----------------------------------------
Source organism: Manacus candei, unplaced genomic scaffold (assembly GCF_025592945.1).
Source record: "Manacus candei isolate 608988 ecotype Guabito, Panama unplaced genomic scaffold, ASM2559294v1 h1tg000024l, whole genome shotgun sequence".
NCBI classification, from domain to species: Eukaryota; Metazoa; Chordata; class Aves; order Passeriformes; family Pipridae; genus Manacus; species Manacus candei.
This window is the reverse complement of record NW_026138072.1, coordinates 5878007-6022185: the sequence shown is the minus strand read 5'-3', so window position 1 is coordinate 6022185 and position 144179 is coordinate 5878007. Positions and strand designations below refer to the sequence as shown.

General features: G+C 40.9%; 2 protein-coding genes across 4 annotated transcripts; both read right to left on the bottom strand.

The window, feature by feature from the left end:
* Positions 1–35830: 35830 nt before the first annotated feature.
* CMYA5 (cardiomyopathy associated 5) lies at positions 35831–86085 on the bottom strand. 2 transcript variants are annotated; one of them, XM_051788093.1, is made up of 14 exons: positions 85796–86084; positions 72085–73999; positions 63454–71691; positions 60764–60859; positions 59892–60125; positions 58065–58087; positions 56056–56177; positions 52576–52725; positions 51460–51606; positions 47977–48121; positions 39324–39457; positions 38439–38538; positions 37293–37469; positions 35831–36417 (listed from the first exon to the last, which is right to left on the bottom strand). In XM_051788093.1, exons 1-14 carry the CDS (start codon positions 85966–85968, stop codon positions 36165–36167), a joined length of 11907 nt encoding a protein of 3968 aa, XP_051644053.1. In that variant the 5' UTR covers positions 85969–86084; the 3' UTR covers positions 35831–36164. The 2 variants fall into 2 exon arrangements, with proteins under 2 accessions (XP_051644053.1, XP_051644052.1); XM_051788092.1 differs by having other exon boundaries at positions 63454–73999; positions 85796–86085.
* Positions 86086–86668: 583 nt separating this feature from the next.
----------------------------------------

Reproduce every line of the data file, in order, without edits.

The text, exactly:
Source organism: Manacus candei, unplaced genomic scaffold (assembly GCF_025592945.1).
Source record: "Manacus candei isolate 608988 ecotype Guabito, Panama unplaced genomic scaffold, ASM2559294v1 h1tg000024l, whole genome shotgun sequence".
NCBI classification, from domain to species: Eukaryota; Metazoa; Chordata; class Aves; order Passeriformes; family Pipridae; genus Manacus; species Manacus candei.
This window is the reverse complement of record NW_026138072.1, coordinates 5878007-6022185: the sequence shown is the minus strand read 5'-3', so window position 1 is coordinate 6022185 and position 144179 is coordinate 5878007. Positions and strand designations below refer to the sequence as shown.

General features: G+C 40.9%; 2 protein-coding genes across 4 annotated transcripts; both read right to left on the bottom strand.

The window, feature by feature from the left end:
* Positions 1–35830: 35830 nt before the first annotated feature.
* CMYA5 (cardiomyopathy associated 5) lies at positions 35831–86085 on the bottom strand. 2 transcript variants are annotated; one of them, XM_051788093.1, is made up of 14 exons: positions 85796–86084; positions 72085–73999; positions 63454–71691; positions 60764–60859; positions 59892–60125; positions 58065–58087; positions 56056–56177; positions 52576–52725; positions 51460–51606; positions 47977–48121; positions 39324–39457; positions 38439–38538; positions 37293–37469; positions 35831–36417 (listed from the first exon to the last, which is right to left on the bottom strand). In XM_051788093.1, exons 1-14 carry the CDS (start codon positions 85966–85968, stop codon positions 36165–36167), a joined length of 11907 nt encoding a protein of 3968 aa, XP_051644053.1. In that variant the 5' UTR covers positions 85969–86084; the 3' UTR covers positions 35831–36164. The 2 variants fall into 2 exon arrangements, with proteins under 2 accessions (XP_051644053.1, XP_051644052.1); XM_051788092.1 differs by having other exon boundaries at positions 63454–73999; positions 85796–86085.
* Positions 86086–86668: 583 nt separating this feature from the next.